Atomic Resolution In-Situ Dynamics of Dislocation Kinks in Silicon
This dissertation concerns atomic resolution imaging of moving dislocations in silicon. The aim of the work is to understand obstacles to dislocation motion, since these control the strength of materials. This research reports the first direct observations of moving kinks on dislocation lines. These observations were used to study the mechanism and energetics of kink motion. Direct measurements of dislocation kink velocities in silicon have been obtained using a novel electron microscope imaging technique. Movements of 90^circ partial dislocation segments have been recorded for distances as small as one Peierls valley (3.3 A) by imaging normal to the glide plane with (242)/3-type "forbidden" reflections produced by intrinsic stacking faults. The relaxation of nonequilibrium dissociated 60^circ dislocations was studied at elevated temperatures, driven by the stress on the 90^circ and 30^ circ partials bounding the stacking faults. Kinks and superkinks along the partials are observed by this imaging method and have been analyzed in terms of the defect geometry and the atomistics of dislocation motion. Using video rate image collection, high-resolution TEM observations of dislocation segment unpinning and subsequent motion were recorded in real time at elevated temperatures (600^circC) with the beam normal to the dislocations. Estimates of the unpinning energy are compared to existing theoretical and experimental values and the nature of the pining sites is examined. Difference images are used to minimize noise from surface roughness and to identify motion. The applicability of Radiation Enhanced Dislocation Glide (REDG) for 90^circ partial dislocations was assessed using low temperature relaxation in the absence of electron irradiation. The activation energy for kink motion and the formation energy for double kinks are calculated and it is found that the nucleation of double kinks, rather than the migration of kinks, is rate controlling in silicon for these experimental conditions.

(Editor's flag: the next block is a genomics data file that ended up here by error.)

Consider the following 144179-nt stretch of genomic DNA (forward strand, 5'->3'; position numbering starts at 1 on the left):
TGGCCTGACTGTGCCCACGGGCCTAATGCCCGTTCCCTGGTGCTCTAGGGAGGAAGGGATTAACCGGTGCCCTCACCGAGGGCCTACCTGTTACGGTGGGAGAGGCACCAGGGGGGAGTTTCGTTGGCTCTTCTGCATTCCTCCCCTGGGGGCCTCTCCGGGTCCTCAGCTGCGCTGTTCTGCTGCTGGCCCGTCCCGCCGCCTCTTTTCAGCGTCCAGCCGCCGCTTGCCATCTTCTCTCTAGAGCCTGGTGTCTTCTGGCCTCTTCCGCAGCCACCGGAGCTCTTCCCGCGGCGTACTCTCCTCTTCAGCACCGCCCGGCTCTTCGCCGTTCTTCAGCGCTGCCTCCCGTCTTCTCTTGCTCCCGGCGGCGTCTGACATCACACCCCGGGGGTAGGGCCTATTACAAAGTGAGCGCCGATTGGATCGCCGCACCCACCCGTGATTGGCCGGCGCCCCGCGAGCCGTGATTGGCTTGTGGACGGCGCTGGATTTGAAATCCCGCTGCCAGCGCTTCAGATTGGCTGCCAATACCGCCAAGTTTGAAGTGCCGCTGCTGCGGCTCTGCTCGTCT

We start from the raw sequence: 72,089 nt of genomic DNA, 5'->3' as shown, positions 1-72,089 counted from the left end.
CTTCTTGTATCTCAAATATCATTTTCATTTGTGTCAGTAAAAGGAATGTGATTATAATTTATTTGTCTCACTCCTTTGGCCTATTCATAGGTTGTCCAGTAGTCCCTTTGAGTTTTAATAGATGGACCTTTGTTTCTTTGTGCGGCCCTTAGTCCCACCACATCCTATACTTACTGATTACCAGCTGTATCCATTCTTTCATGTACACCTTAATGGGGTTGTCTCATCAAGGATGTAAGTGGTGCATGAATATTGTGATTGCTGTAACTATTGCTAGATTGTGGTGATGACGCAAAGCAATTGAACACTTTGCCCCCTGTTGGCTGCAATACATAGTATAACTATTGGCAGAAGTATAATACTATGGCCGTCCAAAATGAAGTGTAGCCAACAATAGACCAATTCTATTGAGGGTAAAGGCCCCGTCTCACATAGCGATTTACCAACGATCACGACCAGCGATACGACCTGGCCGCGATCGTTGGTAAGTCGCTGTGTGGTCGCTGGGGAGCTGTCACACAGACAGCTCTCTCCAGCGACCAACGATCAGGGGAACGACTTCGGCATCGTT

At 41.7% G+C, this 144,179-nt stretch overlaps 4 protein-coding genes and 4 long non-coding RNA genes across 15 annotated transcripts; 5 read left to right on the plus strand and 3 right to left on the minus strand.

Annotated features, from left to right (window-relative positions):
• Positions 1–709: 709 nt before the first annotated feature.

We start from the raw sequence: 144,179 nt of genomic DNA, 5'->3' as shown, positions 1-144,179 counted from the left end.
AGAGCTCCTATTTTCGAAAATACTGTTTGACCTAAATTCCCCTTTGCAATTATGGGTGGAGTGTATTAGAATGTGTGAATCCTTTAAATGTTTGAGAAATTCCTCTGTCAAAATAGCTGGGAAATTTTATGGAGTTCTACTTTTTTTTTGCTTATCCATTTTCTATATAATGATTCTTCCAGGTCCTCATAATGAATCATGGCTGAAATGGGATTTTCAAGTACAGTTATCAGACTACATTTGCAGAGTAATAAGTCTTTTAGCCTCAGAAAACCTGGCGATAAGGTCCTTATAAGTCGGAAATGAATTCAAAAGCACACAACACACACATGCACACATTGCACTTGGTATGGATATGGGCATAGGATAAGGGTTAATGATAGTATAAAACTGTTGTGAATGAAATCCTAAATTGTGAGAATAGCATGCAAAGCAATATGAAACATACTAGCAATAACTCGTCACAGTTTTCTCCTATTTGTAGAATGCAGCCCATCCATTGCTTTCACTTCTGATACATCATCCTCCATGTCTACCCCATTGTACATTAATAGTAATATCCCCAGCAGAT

- Pub Date:
- November 1995
- FORBIDDEN REFLECTION;
- Engineering: Materials Science; Physics: Condensed Matter; Engineering: Metallurgy